When the antigen enters the body system, the Antigen-presenting cells(APCs) such as the dendritic cells, process the antigen and present some peptides from the allergens on the major histocompatibility complex (MHC) class II molecules ().
This MHC class II and antigen complex serve as the ligand of T-cell receptors on CD4+ cells to allegen-specific Th2 cells. Activated Th2 cells release several cytokines, which trigger isotype switching of B cells to produce specific IgE and proliferation of eosinophils, mast cells, and neutrophils. The produced antigen-specific IgE joins the high-affinity IgE receptors on mast cells or basophils. The stimulated mast cells induce nasal symptoms by secreting chemical mediators such as histamines, prostaglandins, and leukotrienes (). The chemical mediators produced cause eosinophil chemotaxis where several inflammatory cells and T cells migrate to nasal mucosa, break up and remodel normal nasal tissue, and these processes result in nasal obstruction which is the main symptom of Allergic rhinitis patients.
2.3 Allergic Asthma
Allergic asthma is defined as a chronic inflammatory disease of the airways. Chronic inflammation is associated with airway narrowing response to allergens.
Asthma is one of the serious public health problems throughout the world, affecting people of all ages. It is estimated by the World Health Organization that 300 million individuals have asthma worldwide and that with current rising trends this will reach 400 million by 2025. Approximately 250,000 people die prematurely each year from asthma.
Allergic asthma is mostly caused by aeroallergens such as dust, pollen, pet dander, etc. Also, Other causes of asthma include exposure to environmental tobacco smoke, air pollution, early life respiratory viral infections, certain drugs, and stress.
2.3.2 Signs and symptoms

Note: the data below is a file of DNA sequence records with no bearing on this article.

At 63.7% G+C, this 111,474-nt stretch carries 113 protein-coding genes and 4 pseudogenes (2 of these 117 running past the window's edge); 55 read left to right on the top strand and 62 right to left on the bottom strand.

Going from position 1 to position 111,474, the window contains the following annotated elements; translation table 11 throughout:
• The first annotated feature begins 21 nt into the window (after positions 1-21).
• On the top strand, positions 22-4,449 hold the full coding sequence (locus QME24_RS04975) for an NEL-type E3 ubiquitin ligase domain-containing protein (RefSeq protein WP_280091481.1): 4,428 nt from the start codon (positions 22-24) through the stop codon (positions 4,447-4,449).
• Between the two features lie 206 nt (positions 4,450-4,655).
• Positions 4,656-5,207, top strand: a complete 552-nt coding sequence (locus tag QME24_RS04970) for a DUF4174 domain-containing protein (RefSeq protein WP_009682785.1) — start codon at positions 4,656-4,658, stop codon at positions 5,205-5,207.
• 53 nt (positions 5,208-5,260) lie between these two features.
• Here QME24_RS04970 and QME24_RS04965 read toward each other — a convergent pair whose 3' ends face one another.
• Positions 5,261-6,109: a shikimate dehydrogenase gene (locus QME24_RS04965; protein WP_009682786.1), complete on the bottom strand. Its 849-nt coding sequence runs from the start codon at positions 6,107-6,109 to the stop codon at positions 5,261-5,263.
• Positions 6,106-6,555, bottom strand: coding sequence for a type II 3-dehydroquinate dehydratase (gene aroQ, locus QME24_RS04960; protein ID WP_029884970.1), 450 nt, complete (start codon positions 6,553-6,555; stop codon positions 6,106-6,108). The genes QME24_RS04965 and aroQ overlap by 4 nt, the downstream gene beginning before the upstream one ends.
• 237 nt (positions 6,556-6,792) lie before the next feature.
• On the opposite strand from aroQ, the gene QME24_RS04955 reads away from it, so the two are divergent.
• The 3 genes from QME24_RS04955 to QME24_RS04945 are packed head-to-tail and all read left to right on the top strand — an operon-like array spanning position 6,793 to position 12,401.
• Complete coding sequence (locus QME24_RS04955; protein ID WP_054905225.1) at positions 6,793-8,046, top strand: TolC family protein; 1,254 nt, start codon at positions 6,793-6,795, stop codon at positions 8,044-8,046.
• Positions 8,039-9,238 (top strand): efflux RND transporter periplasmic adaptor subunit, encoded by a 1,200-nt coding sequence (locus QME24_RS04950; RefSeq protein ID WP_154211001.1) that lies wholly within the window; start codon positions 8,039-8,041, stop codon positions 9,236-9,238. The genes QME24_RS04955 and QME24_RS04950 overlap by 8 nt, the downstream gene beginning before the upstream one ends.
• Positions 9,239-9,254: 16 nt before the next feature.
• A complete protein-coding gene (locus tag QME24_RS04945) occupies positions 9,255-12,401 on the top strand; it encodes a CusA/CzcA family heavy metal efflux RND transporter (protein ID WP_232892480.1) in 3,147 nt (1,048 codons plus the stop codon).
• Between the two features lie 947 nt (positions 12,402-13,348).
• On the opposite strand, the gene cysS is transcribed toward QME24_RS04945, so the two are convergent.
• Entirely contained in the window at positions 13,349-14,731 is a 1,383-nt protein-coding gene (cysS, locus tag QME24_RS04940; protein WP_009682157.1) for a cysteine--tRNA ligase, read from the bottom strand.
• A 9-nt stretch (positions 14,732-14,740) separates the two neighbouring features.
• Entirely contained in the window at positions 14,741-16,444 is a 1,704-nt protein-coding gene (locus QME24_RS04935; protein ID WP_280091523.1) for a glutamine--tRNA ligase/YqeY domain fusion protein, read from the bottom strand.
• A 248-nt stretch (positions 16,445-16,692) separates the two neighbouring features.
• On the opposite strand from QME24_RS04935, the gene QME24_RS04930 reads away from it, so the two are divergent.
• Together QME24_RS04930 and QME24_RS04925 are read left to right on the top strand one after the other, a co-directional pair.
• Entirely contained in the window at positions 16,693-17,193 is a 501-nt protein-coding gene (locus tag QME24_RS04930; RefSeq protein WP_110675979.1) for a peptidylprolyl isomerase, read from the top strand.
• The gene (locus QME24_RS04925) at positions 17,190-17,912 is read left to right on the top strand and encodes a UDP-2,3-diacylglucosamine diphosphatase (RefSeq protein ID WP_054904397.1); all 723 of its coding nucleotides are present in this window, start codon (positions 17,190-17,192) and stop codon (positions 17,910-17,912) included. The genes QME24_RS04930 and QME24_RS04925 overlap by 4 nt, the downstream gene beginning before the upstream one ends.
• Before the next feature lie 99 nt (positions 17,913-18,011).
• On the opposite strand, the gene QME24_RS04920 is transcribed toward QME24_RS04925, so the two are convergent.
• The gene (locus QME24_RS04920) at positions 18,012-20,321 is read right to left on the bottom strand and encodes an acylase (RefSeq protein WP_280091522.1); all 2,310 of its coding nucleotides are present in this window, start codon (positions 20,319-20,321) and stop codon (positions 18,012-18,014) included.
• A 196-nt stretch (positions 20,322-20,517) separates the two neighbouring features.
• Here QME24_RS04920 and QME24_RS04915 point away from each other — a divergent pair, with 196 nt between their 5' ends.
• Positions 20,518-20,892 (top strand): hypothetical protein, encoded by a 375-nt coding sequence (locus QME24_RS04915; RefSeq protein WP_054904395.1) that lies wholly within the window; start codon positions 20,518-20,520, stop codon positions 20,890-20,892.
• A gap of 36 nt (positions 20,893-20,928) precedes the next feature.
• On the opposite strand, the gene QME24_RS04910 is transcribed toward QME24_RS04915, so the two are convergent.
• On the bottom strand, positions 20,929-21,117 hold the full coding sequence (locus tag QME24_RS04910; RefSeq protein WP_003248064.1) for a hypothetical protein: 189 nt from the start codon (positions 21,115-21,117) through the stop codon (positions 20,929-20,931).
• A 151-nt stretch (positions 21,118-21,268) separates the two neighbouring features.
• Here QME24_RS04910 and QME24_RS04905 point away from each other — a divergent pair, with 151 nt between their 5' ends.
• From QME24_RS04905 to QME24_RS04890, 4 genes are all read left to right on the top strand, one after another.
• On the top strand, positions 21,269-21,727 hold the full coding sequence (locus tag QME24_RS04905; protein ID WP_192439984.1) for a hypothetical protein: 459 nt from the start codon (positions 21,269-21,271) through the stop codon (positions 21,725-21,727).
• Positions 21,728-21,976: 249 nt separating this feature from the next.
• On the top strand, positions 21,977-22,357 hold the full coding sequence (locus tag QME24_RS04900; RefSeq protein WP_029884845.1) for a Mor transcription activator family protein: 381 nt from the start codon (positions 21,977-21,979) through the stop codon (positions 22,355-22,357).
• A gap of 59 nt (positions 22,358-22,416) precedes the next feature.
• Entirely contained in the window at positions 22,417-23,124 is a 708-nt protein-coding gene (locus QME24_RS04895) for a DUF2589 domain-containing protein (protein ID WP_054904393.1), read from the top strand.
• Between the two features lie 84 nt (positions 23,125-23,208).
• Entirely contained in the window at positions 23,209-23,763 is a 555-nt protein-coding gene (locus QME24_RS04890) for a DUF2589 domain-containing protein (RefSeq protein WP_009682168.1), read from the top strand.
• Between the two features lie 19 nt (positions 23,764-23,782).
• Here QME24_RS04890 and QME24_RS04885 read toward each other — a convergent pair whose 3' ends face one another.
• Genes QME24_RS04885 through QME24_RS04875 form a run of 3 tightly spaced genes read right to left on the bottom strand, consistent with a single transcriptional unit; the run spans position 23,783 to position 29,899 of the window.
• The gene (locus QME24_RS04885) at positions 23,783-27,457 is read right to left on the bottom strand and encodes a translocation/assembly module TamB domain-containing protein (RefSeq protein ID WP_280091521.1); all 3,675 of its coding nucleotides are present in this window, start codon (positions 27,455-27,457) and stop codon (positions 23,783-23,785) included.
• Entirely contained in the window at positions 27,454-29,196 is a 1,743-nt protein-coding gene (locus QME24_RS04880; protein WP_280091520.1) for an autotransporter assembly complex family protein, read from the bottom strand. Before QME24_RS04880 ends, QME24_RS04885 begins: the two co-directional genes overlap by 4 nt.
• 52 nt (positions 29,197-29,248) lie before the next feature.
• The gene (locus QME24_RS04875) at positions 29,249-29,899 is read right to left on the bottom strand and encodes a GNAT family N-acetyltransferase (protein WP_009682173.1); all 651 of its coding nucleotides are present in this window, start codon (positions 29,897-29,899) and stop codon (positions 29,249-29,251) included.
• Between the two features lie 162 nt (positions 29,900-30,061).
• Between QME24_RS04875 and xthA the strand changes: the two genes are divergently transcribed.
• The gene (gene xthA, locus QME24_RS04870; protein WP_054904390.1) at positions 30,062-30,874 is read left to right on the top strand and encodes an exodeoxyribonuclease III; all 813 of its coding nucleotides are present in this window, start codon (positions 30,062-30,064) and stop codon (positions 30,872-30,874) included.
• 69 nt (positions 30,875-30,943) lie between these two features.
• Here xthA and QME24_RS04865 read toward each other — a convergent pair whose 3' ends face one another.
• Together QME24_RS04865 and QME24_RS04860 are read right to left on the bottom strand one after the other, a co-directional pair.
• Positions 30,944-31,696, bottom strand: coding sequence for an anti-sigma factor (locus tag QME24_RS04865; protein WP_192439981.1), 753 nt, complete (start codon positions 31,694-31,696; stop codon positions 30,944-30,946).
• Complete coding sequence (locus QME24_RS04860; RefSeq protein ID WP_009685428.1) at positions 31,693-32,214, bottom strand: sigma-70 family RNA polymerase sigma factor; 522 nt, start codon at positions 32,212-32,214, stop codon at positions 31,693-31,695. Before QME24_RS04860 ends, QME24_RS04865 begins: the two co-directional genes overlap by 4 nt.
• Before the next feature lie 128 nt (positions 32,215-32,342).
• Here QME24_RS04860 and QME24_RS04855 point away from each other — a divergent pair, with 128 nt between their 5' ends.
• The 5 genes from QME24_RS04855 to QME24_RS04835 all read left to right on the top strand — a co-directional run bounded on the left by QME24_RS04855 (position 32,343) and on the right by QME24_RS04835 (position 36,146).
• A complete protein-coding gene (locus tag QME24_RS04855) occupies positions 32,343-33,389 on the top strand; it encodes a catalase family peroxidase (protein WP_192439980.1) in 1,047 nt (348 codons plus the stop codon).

The characteristics and symptoms of allergic asthma include:
- Coughing, especially early in the morning or at night
- Chest tightness
- Shortness of breath
Allergic asthma is related to T helper cell type-2(Th2) immune responses various allergens such as dust mites, pollen, etc. triggers produce a cascade of immune-mediated events leading to chronic airway inflammation. High levels of Th2 cells in the airway release specific cytokines including interleukin (IL)-4, IL-5, IL-9, and IL-13 that aids eosinophilic inflammation and IgE production by mast cells, this, in turn, triggers the release of inflammatory mediators such as histamine that causes contraction of the smooth muscle in the airways, swelling and increased mucous secretion which leads to the characteristic symptoms of asthma.
2.4 Food allergy
Food allergy can be define as the adverse immunologic response to a food protein. Many food allergies particularly allergies to milk, egg, soy, and wheat are usually outgrown within the first ten years of life(). While other food allergies such as peanut and shellfish are often lifelong, although 20% of individuals may outgrow peanut allergies.
Food allergy is also a leading cause of anaphylaxis( a severe, potentially fatal allergic reaction).
Food allergies can arise to any food, but the allergens responsible for more than 85% of food allergies are:
- Tree nuts
- Soy etc.
2.4.2 Signs and symptoms
Food allergy is associated with a variety of signs and symptoms which can involve many body systems which include the skin, gastrointestinal, respiratory tract, and cardiovascular systems.
Skin-related signs and symptoms include acute urticaria(hives), angioedema (swelling), and erythema(redness of the skin). Respiratory tract symptoms include laryngeal edema, rhinorrhea, and bronchospasm. Gastrointestinal symptoms include nausea, vomiting, abdominal pain, and diarrhea
The protein component of these foods i.e milk, egg, peanut, etc. leads to sensitization and allergy. The allergenic components of these proteins rend to be very small in size, water-soluble glycoproteins, and are resistance to denaturation that occur as a result of heat, or acid and therefore remain intact even after cooking or digestion. During initial sensitization to the food, the consumption of the allergenic food protein induces the production of IgE antibodies that is specific to that food which then bind to the tissue basophils and mast cells. When the food is subsequently eaten, they bind to their specific IgE antibodies and trigger the secretion of mediators such as histamine and leukotriene causing clinical reactivity and allergic symptoms.